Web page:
Cardiac myosin binding protein-C (cMyBP-C) is a trans-filament protein which, at its N'-region, connects thick and thin filaments to regulate cardiac contractility. The overall objective of the studies contained in this renewal of R01HL-105826 is to define the N'-region of cMyBP-C as a critical regulator of cardiac contractility. In particular, C0-C1f, which interacts only with actin, is generated by proteolysis of cMyBP-C during ischemia/reperfusion (I/R) injury and heart failure. On the other hand, C0-C2 interacts with both actin and myosin, connecting thin and thick filaments to regulate sarcomere function. On the basis of these findings, we will 1) use a novel transgenic mouse model expressing cMyBP-C (cMyBP-C110kDa) in which the C0-C1f region was ablated to study the necessity and sufficiency of this domain in regulating cardiac contractility and 2) use adeno-associated virus 9 (AAV9)-mediated expression of (i) recombinant C0-C2 to determine the sufficiency of N'-terminal C0-C2 in bundling thick and thin filaments in vivo and (ii) recombinant C0-C2?CTS, in which the calpain-targeted site (CTS) has been ablated, to determine its therapeutic potential in improving cardiac function pre- and post-I/R injury. The molecular mechanisms underlying the regulation of cMyBP-C and, in turn, its impact on sarcomere structure and function, are largely unknown. Our short-term goal is to elucidate the specific role(s) of the N'-region of cMyBP-C in the regulation of cardiac function, whereas our long-term goal is to determine the mechanisms by which cMyBP-C stabilizes sarcomeric structure and function, thereby conferring cardioprotection during I/R injury.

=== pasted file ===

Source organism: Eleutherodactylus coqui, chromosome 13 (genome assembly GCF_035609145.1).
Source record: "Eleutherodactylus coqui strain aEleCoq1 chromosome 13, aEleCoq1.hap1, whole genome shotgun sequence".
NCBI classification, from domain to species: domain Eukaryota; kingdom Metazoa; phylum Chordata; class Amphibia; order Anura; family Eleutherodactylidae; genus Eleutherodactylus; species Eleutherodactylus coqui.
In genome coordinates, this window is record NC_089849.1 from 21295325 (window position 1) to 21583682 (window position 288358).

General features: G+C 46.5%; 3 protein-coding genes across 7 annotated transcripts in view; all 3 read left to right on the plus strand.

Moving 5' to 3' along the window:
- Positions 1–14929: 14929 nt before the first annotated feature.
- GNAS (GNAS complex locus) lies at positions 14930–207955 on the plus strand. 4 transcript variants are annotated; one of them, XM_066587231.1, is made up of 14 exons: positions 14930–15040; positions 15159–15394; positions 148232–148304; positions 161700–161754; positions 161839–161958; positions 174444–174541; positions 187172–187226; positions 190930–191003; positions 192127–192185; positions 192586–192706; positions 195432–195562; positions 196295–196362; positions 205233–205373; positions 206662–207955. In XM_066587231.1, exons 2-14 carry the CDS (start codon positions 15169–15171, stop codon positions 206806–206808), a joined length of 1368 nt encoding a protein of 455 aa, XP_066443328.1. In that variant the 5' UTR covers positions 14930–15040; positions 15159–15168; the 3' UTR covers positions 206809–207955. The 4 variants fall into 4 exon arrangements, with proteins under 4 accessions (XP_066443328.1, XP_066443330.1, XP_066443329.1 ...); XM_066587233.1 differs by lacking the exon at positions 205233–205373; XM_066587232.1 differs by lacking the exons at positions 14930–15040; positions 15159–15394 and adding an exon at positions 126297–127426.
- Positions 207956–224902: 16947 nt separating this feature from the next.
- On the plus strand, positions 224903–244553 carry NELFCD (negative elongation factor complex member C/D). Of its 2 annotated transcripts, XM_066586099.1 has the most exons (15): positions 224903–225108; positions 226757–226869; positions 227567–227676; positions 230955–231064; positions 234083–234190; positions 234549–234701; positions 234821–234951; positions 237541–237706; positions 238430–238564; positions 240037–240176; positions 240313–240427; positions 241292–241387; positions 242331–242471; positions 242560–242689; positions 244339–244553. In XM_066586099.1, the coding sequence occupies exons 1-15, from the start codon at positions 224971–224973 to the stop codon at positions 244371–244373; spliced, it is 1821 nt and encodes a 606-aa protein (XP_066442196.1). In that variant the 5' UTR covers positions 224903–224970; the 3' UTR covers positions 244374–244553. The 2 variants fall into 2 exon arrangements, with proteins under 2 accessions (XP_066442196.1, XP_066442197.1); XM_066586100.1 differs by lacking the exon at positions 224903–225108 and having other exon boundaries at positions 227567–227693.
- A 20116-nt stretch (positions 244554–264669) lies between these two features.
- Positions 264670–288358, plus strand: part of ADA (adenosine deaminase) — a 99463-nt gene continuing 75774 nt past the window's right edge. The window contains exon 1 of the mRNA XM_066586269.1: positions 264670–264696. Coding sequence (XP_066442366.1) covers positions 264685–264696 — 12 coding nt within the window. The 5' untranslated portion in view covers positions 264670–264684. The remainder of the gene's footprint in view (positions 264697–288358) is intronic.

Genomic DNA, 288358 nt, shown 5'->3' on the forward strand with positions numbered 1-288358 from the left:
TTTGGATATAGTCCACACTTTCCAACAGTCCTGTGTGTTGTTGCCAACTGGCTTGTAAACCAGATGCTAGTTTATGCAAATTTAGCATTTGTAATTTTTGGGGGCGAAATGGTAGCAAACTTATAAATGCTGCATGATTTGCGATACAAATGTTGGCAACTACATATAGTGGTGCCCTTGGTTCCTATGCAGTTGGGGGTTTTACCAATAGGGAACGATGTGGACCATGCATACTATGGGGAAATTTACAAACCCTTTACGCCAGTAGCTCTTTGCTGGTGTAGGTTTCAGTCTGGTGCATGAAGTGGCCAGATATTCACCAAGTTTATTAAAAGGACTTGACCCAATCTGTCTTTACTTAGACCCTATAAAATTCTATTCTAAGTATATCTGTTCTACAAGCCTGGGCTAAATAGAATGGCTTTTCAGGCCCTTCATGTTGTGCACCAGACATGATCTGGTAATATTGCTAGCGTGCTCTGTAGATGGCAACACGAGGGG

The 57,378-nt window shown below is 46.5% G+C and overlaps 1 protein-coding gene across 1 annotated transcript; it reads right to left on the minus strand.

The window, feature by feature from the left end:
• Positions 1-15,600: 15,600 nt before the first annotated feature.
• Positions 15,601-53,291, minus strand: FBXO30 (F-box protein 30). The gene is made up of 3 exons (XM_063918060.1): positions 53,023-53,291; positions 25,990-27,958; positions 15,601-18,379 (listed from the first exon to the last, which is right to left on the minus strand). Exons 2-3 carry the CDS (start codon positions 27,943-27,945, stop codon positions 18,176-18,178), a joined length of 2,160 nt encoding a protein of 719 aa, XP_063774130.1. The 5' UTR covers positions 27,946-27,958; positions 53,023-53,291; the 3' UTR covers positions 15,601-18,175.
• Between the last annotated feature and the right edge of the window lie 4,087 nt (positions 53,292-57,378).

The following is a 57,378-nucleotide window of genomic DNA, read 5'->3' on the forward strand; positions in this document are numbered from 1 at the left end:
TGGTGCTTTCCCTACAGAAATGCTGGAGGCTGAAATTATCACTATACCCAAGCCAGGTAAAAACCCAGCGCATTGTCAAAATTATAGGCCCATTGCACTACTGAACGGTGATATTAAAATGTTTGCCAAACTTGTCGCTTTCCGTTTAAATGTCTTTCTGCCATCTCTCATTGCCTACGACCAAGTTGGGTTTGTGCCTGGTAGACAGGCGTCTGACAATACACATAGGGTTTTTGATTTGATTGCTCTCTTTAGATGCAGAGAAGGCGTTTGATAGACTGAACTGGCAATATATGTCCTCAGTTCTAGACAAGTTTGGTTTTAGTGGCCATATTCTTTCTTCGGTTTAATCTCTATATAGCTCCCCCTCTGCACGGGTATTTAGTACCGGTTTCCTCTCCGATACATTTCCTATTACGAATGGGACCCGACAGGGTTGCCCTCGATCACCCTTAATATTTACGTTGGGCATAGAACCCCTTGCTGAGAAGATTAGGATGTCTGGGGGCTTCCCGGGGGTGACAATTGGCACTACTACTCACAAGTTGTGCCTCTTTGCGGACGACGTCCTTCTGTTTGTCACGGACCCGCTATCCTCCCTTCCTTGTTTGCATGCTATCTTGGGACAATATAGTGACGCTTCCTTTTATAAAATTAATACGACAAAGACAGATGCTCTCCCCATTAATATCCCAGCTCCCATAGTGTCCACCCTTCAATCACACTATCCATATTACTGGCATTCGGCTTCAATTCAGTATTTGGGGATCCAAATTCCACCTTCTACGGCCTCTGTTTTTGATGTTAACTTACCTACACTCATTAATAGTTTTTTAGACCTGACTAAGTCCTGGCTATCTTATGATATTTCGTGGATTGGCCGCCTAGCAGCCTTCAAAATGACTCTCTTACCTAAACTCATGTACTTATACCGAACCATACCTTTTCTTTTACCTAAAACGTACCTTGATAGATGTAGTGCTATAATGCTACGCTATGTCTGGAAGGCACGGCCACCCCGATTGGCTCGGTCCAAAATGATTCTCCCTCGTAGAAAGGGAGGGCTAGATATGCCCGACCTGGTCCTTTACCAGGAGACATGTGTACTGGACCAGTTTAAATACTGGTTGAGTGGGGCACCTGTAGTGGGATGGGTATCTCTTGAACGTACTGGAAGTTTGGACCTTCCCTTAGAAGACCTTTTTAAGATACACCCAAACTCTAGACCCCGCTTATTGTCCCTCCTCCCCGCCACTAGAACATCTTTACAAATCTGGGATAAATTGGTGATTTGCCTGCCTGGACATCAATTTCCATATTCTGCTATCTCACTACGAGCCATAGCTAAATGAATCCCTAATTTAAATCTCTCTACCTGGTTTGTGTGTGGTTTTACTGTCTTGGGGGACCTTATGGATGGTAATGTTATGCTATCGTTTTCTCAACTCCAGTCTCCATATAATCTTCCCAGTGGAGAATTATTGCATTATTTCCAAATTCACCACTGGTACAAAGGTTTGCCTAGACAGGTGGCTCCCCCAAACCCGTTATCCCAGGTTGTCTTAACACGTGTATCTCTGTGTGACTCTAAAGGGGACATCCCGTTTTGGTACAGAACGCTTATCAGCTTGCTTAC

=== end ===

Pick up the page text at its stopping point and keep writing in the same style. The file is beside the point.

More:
SPECIFIC AIM 1 will test the hypothesis that the C0-C1f domain of cMyBP-C, which is cleaved and released during I/R injury, is necessary for regulating cardiac function. Transgenic cMyBP-C110kDa mice will be used to determine the critical role of the N'-region of cMyBP-C at the sarcomere and whole-heart levels, compared to the control non-transgenic mice.
SPECIFIC AIM 2 will test the hypothesis that the C0-C2 domains of cMyBP-C are sufficient to bundle thick and thin filaments and to regulate normal cardiac function. AAV9-mediated expression of recombinant C0-C2 will be used to prevent or rescue contractile dysfunction in mouse models that lack either the N'-region (C0-C1f) or full-length cMyBP-C in vivo.
SPECIFIC AIM 3 will test the hypothesis that expression of recombinant C0-C2?CTS in vivo confers cardioprotection during I/R injury. Recombinant C0-C2?CTS protein is protected from calpain-mediated degradation. We expect AAV9-mediated expression of recombinant C0-C2?CTS to significantly reduce infarct size and apoptosis, as well as preserve contractile function during I/R injury. Together, these studies will determine the necessity and sufficiency of the N'-region (both C0-C1f and C0-C2) of cMyBP-C to regulate cardiac function, and, hence, provide therapy for myocardial injury and heart failure occurring during I/R injury.
The long-term objective is to understand the functional consequences of cardiac myosin binding protein-C on heart function. In particular, the proposed studies will determine the specific role(s) of the amino terminal-region of cardiac myosin binding protein-C in regulating sarcomere structure and function at the cardiac sarcomeric and whole-heart levels, leading to the development of potential cardioprotective therapeutic approaches to improve cardiac function in heart failure.
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|Sadayappan, Sakthivel (2017) Cardiovascular Early Careers: Past and Present. Circ Res 121:100-102|
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